For information on the safeness of this product on kids (and us) check out this page from the University of Rhode Island. You can pick it up at your local Eastern Mountain Sports or online here. More information on this, and some other tips from the CDC can be found here.

Finally, when you find an embedded tick (and chances are you will at some point), know how to remove it. Improperly removing it can increase risk of infection. All you need is a pair of tweezers. Grasp as close to your skin as possible and pull straight out by slowly increasing pressure.

tweezers grasping a tick close to the skin's surfacetweezers pulling a tick away from the skin in an upward motion

Mistakes like twisting/jerking can cause some of the tick to stay in the skin. If one or both of the “pinchers” stay in do not try to dig them out. Your, or your child’s, body will naturally push them out over a few days but monitor the bite site for any signs of infection, which would require a trip to see the Doc. I would think it would go without saying but do not use a match or lighter on an embedded tick. This can cause it to regurgitate it’s meal, greatly increasing transmission and infection. Once it’s removed wash with soap and water and go back outside to play!

I hope this information helps! While Lyme disease is no joke it shouldn’t keep us from hiking and climbing in areas where ticks may be prevalent. It takes time for a tick to find a spot to embed, and much more time to transmit the disease. Twice daily checks reduces the risk of catching Lyme disease to around the odds of winning PowerBall!

Comment below if you have any suggestions or thoughts on the topic! We’d love to hear from you!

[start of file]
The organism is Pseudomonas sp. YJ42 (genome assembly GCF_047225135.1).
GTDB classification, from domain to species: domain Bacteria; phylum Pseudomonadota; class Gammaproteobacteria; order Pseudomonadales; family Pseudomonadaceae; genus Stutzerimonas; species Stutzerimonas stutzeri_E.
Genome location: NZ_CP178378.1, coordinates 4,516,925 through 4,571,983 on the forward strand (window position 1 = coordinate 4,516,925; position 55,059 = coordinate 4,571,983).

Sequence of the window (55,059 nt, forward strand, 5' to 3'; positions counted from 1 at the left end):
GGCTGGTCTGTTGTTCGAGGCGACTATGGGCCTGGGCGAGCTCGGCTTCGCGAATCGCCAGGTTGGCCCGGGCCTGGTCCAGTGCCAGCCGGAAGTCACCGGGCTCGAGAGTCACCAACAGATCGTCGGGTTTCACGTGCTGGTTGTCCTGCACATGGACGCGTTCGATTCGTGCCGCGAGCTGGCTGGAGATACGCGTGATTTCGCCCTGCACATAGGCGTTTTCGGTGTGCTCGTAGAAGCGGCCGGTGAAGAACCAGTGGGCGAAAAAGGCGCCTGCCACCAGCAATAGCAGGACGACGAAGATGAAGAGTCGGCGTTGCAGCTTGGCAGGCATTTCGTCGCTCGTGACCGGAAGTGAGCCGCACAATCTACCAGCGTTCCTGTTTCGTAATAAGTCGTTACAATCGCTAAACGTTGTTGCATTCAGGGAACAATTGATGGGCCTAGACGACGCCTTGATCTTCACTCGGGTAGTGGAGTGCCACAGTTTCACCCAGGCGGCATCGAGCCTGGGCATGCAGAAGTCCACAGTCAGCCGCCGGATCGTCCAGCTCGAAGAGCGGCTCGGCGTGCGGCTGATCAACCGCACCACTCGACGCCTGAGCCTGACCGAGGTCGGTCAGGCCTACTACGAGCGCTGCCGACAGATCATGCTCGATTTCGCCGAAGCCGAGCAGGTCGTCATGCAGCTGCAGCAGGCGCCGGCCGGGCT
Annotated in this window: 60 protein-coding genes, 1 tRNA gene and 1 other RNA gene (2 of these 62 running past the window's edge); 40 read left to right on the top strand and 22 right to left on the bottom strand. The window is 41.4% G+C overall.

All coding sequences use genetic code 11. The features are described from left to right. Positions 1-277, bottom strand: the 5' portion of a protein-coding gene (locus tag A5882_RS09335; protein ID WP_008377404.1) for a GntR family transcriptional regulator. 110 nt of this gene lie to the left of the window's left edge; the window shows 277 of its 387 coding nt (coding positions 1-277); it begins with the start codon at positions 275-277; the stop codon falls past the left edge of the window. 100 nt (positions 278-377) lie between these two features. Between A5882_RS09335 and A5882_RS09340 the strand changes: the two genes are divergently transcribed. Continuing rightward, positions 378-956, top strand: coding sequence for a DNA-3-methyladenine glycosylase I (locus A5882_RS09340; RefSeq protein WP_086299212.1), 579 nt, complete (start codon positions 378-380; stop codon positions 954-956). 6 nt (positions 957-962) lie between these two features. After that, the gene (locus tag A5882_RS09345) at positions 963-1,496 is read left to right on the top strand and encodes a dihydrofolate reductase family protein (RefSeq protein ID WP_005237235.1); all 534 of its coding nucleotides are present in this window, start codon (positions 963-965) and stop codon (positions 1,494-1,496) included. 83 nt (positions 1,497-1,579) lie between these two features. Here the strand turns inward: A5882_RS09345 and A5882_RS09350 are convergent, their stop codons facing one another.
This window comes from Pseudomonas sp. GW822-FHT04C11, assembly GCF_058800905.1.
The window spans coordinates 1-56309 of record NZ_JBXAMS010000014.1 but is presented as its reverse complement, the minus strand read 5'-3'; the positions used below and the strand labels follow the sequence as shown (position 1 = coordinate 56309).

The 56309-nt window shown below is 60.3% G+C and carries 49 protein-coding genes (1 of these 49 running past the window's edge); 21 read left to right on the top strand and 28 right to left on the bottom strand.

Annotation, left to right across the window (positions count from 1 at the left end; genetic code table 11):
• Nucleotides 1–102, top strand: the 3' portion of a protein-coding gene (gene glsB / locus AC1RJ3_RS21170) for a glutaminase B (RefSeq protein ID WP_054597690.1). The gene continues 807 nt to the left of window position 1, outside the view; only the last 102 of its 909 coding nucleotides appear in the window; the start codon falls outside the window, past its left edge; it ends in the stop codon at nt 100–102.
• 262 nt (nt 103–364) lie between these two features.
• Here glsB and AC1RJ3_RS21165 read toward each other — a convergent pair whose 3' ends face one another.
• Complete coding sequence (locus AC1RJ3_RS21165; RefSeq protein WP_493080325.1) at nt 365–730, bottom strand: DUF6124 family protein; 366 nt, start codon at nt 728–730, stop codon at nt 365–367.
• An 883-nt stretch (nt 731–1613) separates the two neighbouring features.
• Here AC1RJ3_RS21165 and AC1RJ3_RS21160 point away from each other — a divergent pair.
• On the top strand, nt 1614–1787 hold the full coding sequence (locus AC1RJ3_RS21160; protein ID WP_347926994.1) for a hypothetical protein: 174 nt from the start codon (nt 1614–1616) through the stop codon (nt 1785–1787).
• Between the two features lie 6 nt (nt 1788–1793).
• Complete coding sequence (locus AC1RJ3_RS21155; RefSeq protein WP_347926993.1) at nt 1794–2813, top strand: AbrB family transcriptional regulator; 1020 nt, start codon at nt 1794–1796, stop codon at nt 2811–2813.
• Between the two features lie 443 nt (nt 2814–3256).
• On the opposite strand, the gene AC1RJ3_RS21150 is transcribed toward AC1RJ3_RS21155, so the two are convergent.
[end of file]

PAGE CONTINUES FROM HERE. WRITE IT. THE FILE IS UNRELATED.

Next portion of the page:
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Product Review: Friendly Foot Powder “Your Shoes Will Never Smell Again!”

As long as I can remember I have been cursed with some of the stinkiest feet on the planet. Even 2 year old Alex quickly learned to say “Daddy your feet stink!” The fact that I spend half a year not wearing socks in sweaty climbing shoes and half a year sweating in mountaineering & ski boots doesn’t help the issue.

Friendly Foot All Natural Foot Powder

The test subjects

So it was with great relief to come across Friendly Foot. This small earth-friendly company was started in a Washington state garage in 2010, and is now in stores & climbing gyms all over the US and as far away as Japan! I’d long given up on well known foot powders as simply “cover ups”; only effective as car pine-tree car air fresheners at actually removing odor. This is different. This blend has a slight acidic value which actually balances the PH of your shoes and inhibits bacterial growth. Four essential organic oils, Tea Tree, Lavender, Eucalyptus, and Peppermint have microbial, anti-fungal, antiviral, and antiseptic properties. The result? It works!

Other than the 20 pairs of footwear pictured above I have direct testimonials from my wife. A week after running out of my FF supply I walked in the house after a long day on the mountain and was greeted with;

“You’re out of that foot powder arn’t you?”

and

“You need to get some more of that foot powder.”

Well there you have it. Undeniable proof that the stuff works. You should try it. And to help you try it here’s a chance to win a free bottle! You can get up to 3 entries in the drawing:

First comment below on how you manage foot odor. Then you can earn two more entries by liking Adventure With Alex and Friendly Foot on Facebook. Just let us know in your comment that you liked one, or both, for additional entries. Contest will run until May 30th. On May 31st Alex will draw the lucky winner from all entries!

If you don’t want to wait for the contest you can order your own right now from their website here. As an Adventure With Alex reader you can save 10% on your order buy using coupon code “FF14”. Also orders of 4 or more bottles get free shipping within the US!

Friendly Foot Powder

Disclaimer: While Friendly Foot provided the samples for me to test this product in no way did that influence mine (or more importantly my wife’s) opinion on the product.